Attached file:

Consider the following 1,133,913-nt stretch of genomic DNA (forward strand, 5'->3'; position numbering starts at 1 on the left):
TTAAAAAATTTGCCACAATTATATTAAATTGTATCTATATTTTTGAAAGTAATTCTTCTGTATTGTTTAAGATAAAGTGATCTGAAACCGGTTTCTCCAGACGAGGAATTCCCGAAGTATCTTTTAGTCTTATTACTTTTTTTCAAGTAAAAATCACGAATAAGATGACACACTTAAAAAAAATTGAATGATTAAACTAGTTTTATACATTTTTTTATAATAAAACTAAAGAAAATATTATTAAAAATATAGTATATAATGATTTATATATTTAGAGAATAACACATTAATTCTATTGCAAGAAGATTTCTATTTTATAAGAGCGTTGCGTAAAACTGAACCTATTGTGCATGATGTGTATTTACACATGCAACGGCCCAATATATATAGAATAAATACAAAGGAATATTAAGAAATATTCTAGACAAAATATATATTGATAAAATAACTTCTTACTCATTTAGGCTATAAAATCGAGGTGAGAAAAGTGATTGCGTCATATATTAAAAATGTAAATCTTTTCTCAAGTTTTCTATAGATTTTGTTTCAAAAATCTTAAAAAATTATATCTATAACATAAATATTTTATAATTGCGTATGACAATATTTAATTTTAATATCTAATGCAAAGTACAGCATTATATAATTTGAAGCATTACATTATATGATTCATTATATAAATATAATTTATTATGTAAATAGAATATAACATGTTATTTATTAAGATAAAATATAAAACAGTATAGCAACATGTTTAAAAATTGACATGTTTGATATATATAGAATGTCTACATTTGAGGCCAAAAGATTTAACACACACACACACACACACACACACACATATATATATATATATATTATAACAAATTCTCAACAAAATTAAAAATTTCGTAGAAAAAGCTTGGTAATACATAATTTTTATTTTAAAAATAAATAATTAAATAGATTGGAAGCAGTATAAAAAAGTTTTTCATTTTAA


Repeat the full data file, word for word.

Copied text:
Consider the following 1,133,913-nt stretch of genomic DNA (forward strand, 5'->3'; position numbering starts at 1 on the left):
TTAAAAAATTTGCCACAATTATATTAAATTGTATCTATATTTTTGAAAGTAATTCTTCTGTATTGTTTAAGATAAAGTGATCTGAAACCGGTTTCTCCAGACGAGGAATTCCCGAAGTATCTTTTAGTCTTATTACTTTTTTTCAAGTAAAAATCACGAATAAGATGACACACTTAAAAAAAATTGAATGATTAAACTAGTTTTATACATTTTTTTATAATAAAACTAAAGAAAATATTATTAAAAATATAGTATATAATGATTTATATATTTAGAGAATAACACATTAATTCTATTGCAAGAAGATTTCTATTTTATAAGAGCGTTGCGTAAAACTGAACCTATTGTGCATGATGTGTATTTACACATGCAACGGCCCAATATATATAGAATAAATACAAAGGAATATTAAGAAATATTCTAGACAAAATATATATTGATAAAATAACTTCTTACTCATTTAGGCTATAAAATCGAGGTGAGAAAAGTGATTGCGTCATATATTAAAAATGTAAATCTTTTCTCAAGTTTTCTATAGATTTTGTTTCAAAAATCTTAAAAAATTATATCTATAACATAAATATTTTATAATTGCGTATGACAATATTTAATTTTAATATCTAATGCAAAGTACAGCATTATATAATTTGAAGCATTACATTATATGATTCATTATATAAATATAATTTATTATGTAAATAGAATATAACATGTTATTTATTAAGATAAAATATAAAACAGTATAGCAACATGTTTAAAAATTGACATGTTTGATATATATAGAATGTCTACATTTGAGGCCAAAAGATTTAACACACACACACACACACACACACACACATATATATATATATATATTATAACAAATTCTCAACAAAATTAAAAATTTCGTAGAAAAAGCTTGGTAATACATAATTTTTATTTTAAAAATAAATAATTAAATAGATTGGAAGCAGTATAAAAAAGTTTTTCATTTTAA